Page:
‘Progressive’ new water strategy for Cape Town

18 February 2019 | Story Kevin Winter. Photo Daniel Case, Wikimedia. Read time 7 min.
A mural promoting water conservation efforts on a retaining wall at Cape Town's V&A Waterfront during the height of the water restrictions in 2018.
A mural promoting water conservation efforts on a retaining wall at Cape Town's V&A Waterfront during the height of the water restrictions in 2018.

As Cape Town prepares to transition to a water-sensitive city, the new water strategy ­– now open for public comment – appears to position ordinary citizens, already well acquainted with the narrative of “Day Zero”, as key to its success.

Also a critical focus is the issue of potential solutions to the city’s future water management, said Dr Kevin Winter, of the University of Cape Town’s (UCT) Future Water Institute.

The strategy, which is open for public comment until 15 March, is described by Winter as a “high-level master class in urban water management”, and a broad vision “for getting more water, cost of new water sources, tariffs and improving revenue collection, and a progressive approach to improving urban water management”.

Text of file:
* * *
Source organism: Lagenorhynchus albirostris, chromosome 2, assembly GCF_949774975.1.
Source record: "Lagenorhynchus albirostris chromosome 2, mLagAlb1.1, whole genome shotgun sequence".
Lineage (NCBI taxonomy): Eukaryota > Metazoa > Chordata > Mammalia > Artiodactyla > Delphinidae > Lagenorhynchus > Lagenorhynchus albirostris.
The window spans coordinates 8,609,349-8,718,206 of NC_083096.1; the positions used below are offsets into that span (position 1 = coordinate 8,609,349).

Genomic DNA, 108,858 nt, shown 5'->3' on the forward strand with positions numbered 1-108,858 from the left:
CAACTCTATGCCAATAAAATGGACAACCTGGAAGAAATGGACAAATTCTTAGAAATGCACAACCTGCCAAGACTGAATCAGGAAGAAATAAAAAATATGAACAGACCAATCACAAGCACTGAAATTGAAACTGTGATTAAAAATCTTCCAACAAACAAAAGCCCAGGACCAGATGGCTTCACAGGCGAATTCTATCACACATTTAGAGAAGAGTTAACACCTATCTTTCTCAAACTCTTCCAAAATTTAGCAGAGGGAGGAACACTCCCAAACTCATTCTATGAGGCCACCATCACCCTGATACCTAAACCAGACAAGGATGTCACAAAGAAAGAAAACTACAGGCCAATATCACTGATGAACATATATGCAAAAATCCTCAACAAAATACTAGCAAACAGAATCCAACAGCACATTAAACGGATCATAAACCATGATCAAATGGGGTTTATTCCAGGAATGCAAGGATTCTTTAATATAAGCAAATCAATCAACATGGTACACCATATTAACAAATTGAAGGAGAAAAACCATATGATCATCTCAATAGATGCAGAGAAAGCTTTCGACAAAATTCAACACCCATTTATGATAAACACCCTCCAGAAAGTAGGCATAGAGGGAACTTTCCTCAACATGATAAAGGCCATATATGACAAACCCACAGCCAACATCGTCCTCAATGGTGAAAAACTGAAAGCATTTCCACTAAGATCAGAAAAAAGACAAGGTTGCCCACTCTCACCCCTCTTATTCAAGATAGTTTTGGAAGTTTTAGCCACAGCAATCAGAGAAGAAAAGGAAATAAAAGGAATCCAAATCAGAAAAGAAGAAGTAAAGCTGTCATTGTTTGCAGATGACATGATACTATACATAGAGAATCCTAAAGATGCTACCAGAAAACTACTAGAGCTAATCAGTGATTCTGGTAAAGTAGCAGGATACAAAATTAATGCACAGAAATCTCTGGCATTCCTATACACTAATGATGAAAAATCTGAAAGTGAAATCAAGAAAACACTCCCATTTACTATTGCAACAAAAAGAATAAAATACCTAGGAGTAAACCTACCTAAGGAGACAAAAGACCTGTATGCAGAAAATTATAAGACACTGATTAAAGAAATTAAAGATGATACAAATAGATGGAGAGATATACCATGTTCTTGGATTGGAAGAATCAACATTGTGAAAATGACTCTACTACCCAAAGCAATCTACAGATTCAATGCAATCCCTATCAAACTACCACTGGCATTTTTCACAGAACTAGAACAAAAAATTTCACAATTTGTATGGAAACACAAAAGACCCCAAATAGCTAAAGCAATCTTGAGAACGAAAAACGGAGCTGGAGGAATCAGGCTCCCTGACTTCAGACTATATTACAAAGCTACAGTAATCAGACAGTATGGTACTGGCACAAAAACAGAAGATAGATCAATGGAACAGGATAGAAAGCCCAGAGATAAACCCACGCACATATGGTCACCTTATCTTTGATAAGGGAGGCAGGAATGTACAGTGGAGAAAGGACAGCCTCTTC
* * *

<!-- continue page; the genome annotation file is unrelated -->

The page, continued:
A “progressive approach”, he said this will enable a transition to a water-sensitive city by improving institutional capability and public capacity through collaboration and trust, among many other things.

“The document, in its current form, appears to target citizens who are deeply acquainted with the narrative of ‘Day Zero’ and potential solutions to the future of water management in the city.”

Five commitments

The city is seeking public comment on the following five commitments for the future provision of water services and management of the urban water environment

  • Safe access to water and sanitation for all residents, with well-defined minimum standards and an emphasis on building trust and increasing safety, especially in respect of residents of informal settlements.